And Musselman might not have had the deck stacked against him as much as Pittman, but let’s not forget that he inherited a program who hadn’t been to the Sweet 16 since 1996. With the way he built the roster through the transfer portal, Musselman now feels like his team should reach that point on an annual basis. Arkansas hasn’t even won an NCAA Tournament game in consecutive years during the 21st century. Now? Those expectations have skyrocketed, and understandably so.

I’ll continue to believe this is what Yurachek’s Saturday nights consist of:

2. Nick Saban and Nate Oats, Alabama

Don’t be upset, Alabama fans. I think Alabama and Kentucky are pretty interchangeable for those top 2 spots. This is really more about what Kentucky did this school year as opposed to anything Alabama did.

But yeah, I don’t need to sell you on Saban’s G.O.A.T. status. Getting his team to its 6th national championship berth in the Playoff era is truly an absurd accomplishment. His 2021 team, I’d argue, had more holes than those previous 5 who reached a Playoff era title. Nobody outside of Tuscaloosa will give Saban credit for that, but it’s worth mentioning. Of course, it doesn’t change his standing as the No. 1 choice for any college coaching vacancy ever.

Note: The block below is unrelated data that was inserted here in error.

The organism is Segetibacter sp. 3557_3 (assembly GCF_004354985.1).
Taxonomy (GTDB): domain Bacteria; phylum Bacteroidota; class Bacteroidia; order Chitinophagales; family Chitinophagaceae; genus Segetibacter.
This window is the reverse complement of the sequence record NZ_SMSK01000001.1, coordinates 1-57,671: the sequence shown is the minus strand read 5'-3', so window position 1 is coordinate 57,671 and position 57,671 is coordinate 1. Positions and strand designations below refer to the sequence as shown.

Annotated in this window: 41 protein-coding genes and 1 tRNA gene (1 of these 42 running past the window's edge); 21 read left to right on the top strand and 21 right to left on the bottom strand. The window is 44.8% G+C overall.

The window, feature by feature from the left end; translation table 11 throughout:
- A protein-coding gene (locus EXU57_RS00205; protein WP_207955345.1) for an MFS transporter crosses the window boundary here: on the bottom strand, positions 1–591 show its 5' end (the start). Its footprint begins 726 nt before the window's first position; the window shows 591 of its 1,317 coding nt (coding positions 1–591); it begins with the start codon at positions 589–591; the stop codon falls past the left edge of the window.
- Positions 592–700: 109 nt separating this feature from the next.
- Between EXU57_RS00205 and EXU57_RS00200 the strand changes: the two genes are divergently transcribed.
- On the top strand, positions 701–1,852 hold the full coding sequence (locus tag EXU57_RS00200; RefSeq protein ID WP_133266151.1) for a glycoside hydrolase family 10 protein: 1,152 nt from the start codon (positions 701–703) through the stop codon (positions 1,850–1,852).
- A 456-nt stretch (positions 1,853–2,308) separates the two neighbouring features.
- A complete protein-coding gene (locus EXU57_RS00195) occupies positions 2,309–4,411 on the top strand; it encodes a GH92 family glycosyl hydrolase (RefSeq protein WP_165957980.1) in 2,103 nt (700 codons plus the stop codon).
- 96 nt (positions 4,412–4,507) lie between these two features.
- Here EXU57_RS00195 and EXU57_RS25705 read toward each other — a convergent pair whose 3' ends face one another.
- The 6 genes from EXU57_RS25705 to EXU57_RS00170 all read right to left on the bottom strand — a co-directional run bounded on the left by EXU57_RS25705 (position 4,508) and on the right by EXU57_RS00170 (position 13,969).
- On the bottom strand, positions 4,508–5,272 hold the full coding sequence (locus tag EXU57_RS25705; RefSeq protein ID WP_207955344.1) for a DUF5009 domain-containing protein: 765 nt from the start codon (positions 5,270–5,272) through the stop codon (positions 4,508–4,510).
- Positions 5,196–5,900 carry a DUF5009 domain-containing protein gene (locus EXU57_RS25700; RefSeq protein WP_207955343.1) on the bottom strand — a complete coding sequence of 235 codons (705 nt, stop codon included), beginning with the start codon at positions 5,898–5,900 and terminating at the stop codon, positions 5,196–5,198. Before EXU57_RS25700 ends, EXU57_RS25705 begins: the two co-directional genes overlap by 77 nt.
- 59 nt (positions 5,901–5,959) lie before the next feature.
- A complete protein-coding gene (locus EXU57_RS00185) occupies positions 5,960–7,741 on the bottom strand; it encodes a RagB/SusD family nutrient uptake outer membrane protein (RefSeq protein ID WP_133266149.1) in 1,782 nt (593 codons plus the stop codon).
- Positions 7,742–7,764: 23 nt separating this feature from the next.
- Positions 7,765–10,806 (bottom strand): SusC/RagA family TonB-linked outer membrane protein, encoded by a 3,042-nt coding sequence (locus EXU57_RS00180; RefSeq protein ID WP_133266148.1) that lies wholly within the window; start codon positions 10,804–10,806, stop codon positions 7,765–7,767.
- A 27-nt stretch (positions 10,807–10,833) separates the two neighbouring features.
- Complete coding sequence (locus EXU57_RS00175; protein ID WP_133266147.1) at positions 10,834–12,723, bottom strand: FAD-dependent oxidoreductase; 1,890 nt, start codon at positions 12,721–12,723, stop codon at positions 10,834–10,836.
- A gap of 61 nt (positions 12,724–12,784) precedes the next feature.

Oats will never be the big man on campus as long as Saban is around, but the impressive thing about his 2020-21 season was that a Sweet 16 felt like a disappointment. Never mind the fact that it was the program’s first Sweet 16 in 17 years. Oats swept the SEC regular season and SEC Tournament. That hadn’t happened in Tuscaloosa since 1987 … when Oats was in middle school.

It’s been a bit of a letdown season for Oats’ encore, but at the same time, would anybody be surprised if the Tide pulled off a massive upset in the Round of 32? I wouldn’t think so. The Tide certainly have that upside, even if it has been completely unpredictable.